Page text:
Oblivious Decision Programs from Oblivious Transfer: Efficient Reductions [chapter]

Payman Mohassel, Salman Niksefat
2012 Lecture Notes in Computer Science  
In this paper, we design efficient protocols for a number of private database query problems. Consider a general form of the problem where a client who holds a private input interacts with a server who holds a private decision program (e.g. a decision tree or a branching program) with the goal of evaluating his input on the decision program without learning any additional information. Many known private database queries such as Symmetric PIR, and Private Keyword Search can be formulated as
more » ... al cases of this problem. We design computationally efficient protocols for the above general problem, and a few of its special cases. In addition to being one-round and requiring a small amount of work by the client (in the RAM model), our protocols only require a small number of exponentiations (independent of the server's input) by both parties. Our constructions are, in essence, efficient and black-box reductions of the above problem to 1-out-of-2 oblivious transfer. We prove our protocols secure (private) against malicious adversaries in the standard ideal/real world simulation-based paradigm. The majority of the existing work on the same problems focus on optimizing communication. However, in some environments (supported by a few experimental studies), it is the computation and not the communication that may be the performance bottleneck. Our protocols are suitable alternatives for such scenarios. Currently a visiting PhD candidate at the University of Calgary, Canada community. A few notable examples include private information retrieval and its extensions [22, 12, 19] , or the more recent effort on securely outsourcing computation [14, 10] . Communication vs. Computation. Consider the problem of symmetric private information retrieval (SPIR) [22, 7, 24] . SPIR refers to a PIR scheme with the additional security requirement that the server's database also be kept private. The majority of the research on this problem is focused on improving the communication complexity, because communication between the client and the server is often considered to be the most expensive resource. Despite achieving this goal, other barriers continue to limit realistic deployment of SPIR schemes; the most limiting of which is computation. In particular, while servers often have higher computational resources, they also need to serve a large pool of clients; consequently, even a small increase in the computation of the server for a single run of the protocol, negatively effects its overall performance. Furthermore, a number of experimental studies [31, 29] conclude that, in many network setups where private database queries are likely to be deployed, it is the computation (and not the communication) that might be the performance bottleneck. 3 Unfortunately, given the security requirements for SPIR schemes (or even PIR), it is possible to show that the server's work has to be at least linear in the size of his database (e.g. see [5] ). Hence, there is no hope of achieving better asymptotic efficiency. Nevertheless, the type of operations (e.g. asymmetric vs. symmetric-key) the server performs has a significant effect on the efficiency of the resulting scheme. This is particularly important in real applications since based on existing benchmarks (e.g. http://bench.cr.yp.to) asymmetric operations (e.g. exponentiation) require several thousand times more cpu cycles compared to their symmetric-key counterparts. In all the constructions we are aware of for SPIR, except for one, the number of exponentiations the server has to perform is at least linear in the size of his database. The exception is the construction of Naor and Pinkas [26, 28] , who studied the problem under the different name of 1-out-of-N oblivious transfer (OT N 1 ). The situation, however, is not the same for most generalized variants of SPIR. A number of generalizations and extensions to SPIR have been studied in the literature. Examples include private keyword search [9, 12] , private element rank [11] , and even more generally, the problem of oblivious decision tree, and branching program evaluation [19, 6] . The existing solutions for these problems often require a number of public-key operations that is proportional to the server's input size and hence are not computationally efficient for use in practice. The only exception (with a small number of asymmetric operations) is Yao's garbled circuit protocol which is unsuitable for our applications due to its high computational cost for the client (see the related work section for a more detailed discussion).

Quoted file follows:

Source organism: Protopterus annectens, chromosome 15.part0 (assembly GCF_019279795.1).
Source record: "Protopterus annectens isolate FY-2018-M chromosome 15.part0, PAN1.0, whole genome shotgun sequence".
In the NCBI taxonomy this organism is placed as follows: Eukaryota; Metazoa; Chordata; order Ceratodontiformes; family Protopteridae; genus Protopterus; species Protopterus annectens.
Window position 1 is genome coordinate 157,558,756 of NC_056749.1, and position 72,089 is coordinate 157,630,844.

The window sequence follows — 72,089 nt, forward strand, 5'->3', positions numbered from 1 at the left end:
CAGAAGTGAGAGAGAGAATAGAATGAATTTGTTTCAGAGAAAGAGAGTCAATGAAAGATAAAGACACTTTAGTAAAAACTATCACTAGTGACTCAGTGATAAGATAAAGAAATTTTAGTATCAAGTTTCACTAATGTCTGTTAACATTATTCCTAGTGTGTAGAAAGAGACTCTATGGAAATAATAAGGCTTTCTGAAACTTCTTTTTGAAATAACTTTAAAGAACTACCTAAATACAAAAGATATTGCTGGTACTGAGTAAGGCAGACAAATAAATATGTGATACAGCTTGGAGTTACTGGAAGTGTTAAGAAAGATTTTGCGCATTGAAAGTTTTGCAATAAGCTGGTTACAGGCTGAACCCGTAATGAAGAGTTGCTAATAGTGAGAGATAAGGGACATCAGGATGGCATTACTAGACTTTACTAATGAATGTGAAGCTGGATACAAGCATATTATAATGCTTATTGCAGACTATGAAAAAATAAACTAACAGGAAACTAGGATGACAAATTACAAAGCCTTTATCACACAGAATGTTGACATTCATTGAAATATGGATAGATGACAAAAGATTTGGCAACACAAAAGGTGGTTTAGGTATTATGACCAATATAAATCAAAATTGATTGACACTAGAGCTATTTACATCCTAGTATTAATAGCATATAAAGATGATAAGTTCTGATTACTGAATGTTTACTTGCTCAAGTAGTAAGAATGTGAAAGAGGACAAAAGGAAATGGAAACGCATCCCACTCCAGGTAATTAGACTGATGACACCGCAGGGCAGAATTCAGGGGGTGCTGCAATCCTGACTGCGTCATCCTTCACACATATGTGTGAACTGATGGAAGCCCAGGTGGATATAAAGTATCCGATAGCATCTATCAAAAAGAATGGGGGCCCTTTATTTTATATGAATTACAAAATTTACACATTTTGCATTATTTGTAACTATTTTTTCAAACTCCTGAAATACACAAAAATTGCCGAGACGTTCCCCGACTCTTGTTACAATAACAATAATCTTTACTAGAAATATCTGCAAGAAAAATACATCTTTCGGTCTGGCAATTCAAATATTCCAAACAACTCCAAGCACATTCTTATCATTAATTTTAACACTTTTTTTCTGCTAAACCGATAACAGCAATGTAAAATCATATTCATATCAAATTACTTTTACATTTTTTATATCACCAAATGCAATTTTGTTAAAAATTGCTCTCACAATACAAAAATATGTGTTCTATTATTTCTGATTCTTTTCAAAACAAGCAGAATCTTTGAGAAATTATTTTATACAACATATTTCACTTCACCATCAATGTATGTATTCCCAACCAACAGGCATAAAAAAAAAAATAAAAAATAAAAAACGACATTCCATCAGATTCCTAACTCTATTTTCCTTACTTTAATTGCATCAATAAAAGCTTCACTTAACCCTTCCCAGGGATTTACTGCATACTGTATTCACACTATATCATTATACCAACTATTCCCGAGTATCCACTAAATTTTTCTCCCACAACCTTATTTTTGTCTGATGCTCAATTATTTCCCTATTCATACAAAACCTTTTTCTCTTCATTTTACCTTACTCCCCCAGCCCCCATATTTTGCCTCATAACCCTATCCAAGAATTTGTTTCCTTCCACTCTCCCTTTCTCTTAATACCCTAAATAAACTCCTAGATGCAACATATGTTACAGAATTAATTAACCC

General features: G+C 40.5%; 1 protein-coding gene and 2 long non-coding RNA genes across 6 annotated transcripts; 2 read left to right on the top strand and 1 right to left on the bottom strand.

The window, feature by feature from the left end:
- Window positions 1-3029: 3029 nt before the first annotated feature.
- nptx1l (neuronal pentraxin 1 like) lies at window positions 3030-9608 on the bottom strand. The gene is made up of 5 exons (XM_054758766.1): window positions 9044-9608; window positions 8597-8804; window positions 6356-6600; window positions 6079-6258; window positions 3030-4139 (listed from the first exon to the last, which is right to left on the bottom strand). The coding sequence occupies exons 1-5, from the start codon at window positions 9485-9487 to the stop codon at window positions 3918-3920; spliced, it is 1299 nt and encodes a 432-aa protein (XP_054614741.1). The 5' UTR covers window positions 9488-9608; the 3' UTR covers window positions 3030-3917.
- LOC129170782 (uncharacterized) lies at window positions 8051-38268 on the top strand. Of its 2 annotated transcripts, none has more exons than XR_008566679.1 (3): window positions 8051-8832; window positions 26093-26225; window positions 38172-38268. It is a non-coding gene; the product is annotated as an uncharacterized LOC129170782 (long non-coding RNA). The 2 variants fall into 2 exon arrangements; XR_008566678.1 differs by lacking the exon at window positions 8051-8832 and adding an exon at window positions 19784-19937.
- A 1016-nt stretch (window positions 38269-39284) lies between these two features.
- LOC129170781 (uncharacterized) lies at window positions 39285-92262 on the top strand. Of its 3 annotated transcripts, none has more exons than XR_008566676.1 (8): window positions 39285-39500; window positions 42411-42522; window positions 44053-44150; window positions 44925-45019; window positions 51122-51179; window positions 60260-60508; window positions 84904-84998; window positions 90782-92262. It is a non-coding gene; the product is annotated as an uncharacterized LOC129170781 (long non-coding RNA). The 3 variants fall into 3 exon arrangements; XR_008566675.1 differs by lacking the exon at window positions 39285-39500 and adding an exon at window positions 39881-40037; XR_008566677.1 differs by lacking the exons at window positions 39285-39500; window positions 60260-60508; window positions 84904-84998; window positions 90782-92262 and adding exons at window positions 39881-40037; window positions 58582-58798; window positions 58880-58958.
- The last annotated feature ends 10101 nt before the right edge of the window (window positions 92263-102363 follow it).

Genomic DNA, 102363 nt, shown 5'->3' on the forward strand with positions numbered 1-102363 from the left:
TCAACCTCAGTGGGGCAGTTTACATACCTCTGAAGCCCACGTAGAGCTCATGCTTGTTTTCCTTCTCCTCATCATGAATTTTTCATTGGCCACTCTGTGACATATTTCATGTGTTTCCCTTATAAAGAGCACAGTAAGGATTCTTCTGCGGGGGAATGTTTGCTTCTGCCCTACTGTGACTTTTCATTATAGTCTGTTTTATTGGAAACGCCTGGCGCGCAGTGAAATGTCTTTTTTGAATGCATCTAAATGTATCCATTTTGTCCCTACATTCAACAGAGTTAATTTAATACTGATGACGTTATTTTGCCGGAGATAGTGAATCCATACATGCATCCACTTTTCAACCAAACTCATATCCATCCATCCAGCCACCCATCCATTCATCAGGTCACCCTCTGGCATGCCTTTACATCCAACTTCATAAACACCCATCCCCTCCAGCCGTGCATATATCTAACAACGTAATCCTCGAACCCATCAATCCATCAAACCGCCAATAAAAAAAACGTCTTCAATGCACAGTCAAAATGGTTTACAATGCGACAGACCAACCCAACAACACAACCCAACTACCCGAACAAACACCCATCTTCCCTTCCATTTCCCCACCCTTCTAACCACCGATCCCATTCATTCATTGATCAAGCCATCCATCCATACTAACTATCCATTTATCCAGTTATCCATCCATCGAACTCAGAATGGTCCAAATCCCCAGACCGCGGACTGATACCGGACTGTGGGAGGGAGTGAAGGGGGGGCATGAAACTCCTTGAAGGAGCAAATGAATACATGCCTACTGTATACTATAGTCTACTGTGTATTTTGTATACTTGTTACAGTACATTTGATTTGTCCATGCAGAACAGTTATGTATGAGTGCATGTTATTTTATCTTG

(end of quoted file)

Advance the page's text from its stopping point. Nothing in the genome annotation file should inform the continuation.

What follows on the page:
doi:10.1007/978-3-642-32946-3_20 fatcat:e54jubylufc5vf3y47iqee6gqi